It is with great concern I recently read that President Walking Eagle has taken it upon himself to quietly change Executive Order 12425. While Congress and the country has been embroiled over the Senate battle over health care “reform”, last Thursday he signed the following:
The White House
Office of the Press Secretary
December 17, 2009
Executive Order — Amending Executive Order 12425
– – – – – – –
AMENDING EXECUTIVE ORDER 12425 DESIGNATING INTERPOL
AS A PUBLIC INTERNATIONAL ORGANIZATION ENTITLED TO
ENJOY CERTAIN PRIVILEGES, EXEMPTIONS, AND IMMUNITIES
By the authority vested in me as President by the Constitution and the laws of the United States of America, including section 1 of the International Organizations Immunities Act (22 U.S.C. 288), and in order to extend the appropriate privileges, exemptions, and immunities to the International Criminal Police Organization (INTERPOL), it is hereby ordered that Executive Order 12425 of June 16, 1983, as amended, is further amended by deleting from the first sentence the words “except those provided by Section 2(c), Section 3, Section 4, Section 5, and Section 6 of that Act” and the semicolon that immediately precedes them.
THE WHITE HOUSE,
December 16, 2009.
Doesn’t look like much, does it? It’s certainly not making any headlines in the media. But unfortunately, it’s a Really Big Deal. You see, INTERPOL is the International Criminal Police Organization. Basically, the global cops; according to their own website:
Created in 1923, it facilitates cross-border police co-operation, and supports and assists all organizations, authorities and services whose mission is to prevent or combat international crime.
INTERPOL aims to facilitate international police co-operation even where diplomatic relations do not exist between particular countries. Action is taken within the limits of existing laws in different countries and in the spirit of the Universal Declaration of Human Rights. INTERPOL’s constitution prohibits ‘any intervention or activities of a political, military, religious or racial character.’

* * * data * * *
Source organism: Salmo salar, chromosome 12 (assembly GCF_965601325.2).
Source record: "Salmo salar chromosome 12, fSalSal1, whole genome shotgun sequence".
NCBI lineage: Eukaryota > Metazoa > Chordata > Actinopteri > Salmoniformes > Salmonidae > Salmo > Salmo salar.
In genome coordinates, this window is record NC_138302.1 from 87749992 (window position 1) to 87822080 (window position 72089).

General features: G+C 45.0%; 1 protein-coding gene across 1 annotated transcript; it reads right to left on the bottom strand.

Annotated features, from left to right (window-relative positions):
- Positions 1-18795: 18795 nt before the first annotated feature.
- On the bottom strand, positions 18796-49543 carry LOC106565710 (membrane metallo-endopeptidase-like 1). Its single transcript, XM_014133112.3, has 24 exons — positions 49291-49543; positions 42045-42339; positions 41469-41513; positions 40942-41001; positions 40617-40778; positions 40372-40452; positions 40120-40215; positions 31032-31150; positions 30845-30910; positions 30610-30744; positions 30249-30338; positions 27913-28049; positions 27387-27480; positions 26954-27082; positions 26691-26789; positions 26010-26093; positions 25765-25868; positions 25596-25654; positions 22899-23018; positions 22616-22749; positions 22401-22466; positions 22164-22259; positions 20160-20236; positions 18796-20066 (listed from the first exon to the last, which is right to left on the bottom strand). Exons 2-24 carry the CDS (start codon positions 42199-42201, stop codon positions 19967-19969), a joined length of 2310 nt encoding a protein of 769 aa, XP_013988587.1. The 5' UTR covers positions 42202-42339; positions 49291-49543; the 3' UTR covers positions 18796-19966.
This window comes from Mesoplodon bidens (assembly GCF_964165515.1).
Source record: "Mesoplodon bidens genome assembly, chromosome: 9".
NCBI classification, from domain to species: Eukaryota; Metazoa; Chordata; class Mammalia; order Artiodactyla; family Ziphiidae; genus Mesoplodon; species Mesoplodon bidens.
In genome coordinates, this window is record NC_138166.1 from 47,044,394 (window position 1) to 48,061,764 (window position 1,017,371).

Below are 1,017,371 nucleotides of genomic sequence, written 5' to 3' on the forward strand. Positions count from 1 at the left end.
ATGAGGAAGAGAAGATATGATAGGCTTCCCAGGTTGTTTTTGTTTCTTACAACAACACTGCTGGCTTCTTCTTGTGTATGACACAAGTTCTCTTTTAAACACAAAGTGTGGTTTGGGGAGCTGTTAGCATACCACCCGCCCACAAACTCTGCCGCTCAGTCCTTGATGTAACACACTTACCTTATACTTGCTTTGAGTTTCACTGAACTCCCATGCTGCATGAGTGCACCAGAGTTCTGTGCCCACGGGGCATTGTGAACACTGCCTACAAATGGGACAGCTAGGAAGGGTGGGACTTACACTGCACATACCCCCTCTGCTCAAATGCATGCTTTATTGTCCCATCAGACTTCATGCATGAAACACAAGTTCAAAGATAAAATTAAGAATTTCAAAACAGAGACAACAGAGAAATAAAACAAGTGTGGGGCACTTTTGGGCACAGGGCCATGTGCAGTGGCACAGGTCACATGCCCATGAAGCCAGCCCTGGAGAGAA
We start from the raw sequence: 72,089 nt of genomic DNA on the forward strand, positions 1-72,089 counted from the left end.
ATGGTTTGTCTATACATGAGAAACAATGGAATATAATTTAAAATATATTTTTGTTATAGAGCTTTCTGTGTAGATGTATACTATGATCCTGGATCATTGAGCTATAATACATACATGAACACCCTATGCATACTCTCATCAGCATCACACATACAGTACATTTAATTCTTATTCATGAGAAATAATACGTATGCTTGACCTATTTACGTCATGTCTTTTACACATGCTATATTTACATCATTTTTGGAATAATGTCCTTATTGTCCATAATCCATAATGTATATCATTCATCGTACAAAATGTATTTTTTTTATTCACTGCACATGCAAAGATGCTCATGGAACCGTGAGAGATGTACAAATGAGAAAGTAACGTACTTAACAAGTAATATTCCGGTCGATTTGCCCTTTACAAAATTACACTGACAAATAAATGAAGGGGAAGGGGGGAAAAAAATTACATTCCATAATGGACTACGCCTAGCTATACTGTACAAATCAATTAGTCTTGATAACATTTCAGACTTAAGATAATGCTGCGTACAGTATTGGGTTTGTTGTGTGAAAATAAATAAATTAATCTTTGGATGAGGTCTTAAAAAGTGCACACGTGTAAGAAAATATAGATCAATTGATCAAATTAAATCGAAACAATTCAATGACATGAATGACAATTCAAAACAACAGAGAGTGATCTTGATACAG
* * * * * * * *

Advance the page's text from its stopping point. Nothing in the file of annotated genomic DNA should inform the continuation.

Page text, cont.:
The United States was a founding member of the organization, however She is not part of the International Criminal Court (ICC), in which INTERPOL plays a significant role. President Bush removed the U.S. as a signatory (Bill Clinton had signed the Rome Statute, a U.N. treaty establishing the ICC) , and:
“President Bush in fact went so far as to gain agreement from nations that they would expressly not detain or hand over to the ICC members of the United States armed forces. The fear of a symbolic ICC circus trial as a form of international political protest to American military actions in Iraq and elsewhere was real and palpable.”
In 1983, President Reagan signed the original Executive Order 12425:
By virtue of the authority vested in me as President by the Constitution and statutes of the United States, including Section 1 of the International Organizations Immunities Act (59 Stat. 669, 22 U.S.C. 288), it is hereby ordered that the International Criminal Police Organization (INTERPOL), in which the United States participates pursuant to 22 U.S.C. 263a, is hereby designated as a public international organization entitled to enjoy the privileges, exemptions and immunities conferred by the International Organizations Immunities Act; except those provided by Section 2(c), the portions of Section 2(d) and Section 3 relating to customs duties and federal internal-revenue importation taxes, Section 4, Section 5, and Section 6 of that Act. This designation is not intended to abridge in any respect the privileges, exemptions or immunities which such organization may have acquired or may acquire by international agreement or by Congressional action.
Section 2(c) reads:
Section 2(c) Property and assets of international organizations, wherever located and by whomsoever held, shall be immune from search, unless such immunity be expressly waived, and from confiscation. The archives of international organizations shall be inviolable.